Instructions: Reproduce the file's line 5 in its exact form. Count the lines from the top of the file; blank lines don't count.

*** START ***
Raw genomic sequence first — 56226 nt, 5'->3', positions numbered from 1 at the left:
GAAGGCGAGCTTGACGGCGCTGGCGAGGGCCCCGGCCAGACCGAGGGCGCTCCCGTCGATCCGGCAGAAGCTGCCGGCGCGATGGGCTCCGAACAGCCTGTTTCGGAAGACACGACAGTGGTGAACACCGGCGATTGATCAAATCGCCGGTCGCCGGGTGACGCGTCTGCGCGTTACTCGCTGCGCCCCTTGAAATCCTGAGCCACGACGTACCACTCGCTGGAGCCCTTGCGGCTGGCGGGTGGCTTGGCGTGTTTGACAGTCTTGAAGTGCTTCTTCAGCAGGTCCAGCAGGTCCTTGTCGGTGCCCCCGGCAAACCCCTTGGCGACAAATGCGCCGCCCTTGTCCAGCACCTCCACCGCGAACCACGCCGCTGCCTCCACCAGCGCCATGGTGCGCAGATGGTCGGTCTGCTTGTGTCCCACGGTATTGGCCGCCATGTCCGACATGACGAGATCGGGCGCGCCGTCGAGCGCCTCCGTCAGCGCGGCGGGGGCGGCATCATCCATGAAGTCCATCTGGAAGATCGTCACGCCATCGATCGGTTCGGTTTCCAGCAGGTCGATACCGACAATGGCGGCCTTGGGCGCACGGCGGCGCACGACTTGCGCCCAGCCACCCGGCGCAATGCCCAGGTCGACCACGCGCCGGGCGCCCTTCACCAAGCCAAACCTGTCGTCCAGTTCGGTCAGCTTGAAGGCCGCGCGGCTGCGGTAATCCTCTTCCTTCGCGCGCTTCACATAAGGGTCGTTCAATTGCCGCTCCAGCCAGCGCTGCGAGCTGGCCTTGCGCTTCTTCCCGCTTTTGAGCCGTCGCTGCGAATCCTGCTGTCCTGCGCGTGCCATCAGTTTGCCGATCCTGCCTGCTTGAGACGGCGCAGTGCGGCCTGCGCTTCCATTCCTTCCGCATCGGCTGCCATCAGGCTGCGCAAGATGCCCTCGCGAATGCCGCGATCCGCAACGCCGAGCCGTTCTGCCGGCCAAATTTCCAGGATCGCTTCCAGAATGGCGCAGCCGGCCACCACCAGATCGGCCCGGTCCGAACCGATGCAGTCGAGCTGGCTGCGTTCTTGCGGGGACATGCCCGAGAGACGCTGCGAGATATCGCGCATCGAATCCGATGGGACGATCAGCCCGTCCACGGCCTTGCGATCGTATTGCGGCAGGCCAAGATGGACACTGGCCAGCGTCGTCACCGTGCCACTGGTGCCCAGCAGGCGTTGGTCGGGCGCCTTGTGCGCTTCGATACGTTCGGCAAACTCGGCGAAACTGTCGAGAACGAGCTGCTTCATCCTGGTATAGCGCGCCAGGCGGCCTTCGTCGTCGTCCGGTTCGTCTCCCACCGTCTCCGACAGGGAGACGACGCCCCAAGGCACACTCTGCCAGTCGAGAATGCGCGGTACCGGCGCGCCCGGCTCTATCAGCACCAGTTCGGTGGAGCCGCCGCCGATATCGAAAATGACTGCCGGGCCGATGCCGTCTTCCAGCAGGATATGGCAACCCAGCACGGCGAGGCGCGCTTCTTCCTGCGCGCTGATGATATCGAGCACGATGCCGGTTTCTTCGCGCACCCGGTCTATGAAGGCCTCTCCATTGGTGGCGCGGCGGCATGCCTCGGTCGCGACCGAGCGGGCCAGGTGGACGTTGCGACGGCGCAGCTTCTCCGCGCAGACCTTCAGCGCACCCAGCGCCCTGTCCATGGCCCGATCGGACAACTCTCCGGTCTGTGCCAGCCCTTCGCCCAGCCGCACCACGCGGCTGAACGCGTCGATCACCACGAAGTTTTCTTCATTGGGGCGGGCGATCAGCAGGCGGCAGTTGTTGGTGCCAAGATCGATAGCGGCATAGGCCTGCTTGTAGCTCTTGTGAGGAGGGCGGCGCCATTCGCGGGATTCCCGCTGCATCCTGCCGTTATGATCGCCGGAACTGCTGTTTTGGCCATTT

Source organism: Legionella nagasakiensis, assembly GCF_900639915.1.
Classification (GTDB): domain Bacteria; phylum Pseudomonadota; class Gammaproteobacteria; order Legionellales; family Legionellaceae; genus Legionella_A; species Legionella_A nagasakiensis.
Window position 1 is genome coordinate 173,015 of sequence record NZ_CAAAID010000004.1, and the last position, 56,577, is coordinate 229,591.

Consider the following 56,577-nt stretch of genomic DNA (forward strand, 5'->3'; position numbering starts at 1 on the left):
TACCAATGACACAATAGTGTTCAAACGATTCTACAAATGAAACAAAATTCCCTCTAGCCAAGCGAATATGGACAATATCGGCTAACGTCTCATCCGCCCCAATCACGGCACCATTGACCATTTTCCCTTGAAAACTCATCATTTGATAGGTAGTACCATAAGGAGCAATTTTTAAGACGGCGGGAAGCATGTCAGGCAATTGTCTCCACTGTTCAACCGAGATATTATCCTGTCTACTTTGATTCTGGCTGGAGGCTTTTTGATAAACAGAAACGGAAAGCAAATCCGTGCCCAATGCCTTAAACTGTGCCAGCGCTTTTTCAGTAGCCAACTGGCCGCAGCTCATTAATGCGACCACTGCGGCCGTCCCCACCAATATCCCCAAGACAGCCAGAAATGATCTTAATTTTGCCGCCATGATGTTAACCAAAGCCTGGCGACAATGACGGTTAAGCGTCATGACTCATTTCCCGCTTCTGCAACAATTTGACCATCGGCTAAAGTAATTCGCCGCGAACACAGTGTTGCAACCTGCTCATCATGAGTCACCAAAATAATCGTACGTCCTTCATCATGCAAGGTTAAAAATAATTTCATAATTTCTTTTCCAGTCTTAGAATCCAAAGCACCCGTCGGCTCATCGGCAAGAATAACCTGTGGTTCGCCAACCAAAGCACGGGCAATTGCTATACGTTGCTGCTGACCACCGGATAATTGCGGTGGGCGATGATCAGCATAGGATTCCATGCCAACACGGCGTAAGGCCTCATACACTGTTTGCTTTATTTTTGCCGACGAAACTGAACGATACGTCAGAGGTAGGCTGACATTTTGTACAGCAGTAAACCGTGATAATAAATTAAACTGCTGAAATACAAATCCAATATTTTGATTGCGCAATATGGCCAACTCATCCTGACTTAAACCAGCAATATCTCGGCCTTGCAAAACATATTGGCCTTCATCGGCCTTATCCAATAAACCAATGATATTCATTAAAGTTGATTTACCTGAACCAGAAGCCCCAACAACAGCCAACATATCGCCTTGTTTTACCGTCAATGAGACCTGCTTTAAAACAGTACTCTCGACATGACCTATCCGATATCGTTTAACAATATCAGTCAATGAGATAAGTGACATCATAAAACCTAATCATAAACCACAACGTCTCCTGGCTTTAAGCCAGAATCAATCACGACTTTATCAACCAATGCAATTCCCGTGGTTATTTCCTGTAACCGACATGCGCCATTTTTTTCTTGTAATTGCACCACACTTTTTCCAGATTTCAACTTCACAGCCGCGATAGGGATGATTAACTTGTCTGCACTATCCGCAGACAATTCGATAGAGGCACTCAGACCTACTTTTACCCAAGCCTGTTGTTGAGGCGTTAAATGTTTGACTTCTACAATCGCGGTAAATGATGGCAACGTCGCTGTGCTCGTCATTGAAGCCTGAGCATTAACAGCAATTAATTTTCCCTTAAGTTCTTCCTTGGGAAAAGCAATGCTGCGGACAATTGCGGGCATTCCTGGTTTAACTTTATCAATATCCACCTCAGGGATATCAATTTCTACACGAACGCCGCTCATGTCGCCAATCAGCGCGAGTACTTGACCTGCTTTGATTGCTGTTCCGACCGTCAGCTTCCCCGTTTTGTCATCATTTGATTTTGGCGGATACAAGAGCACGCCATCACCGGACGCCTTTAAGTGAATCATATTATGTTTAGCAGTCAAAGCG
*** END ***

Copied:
Window position 1 is genome coordinate 173,015 of sequence record NZ_CAAAID010000004.1, and the last position, 56,577, is coordinate 229,591.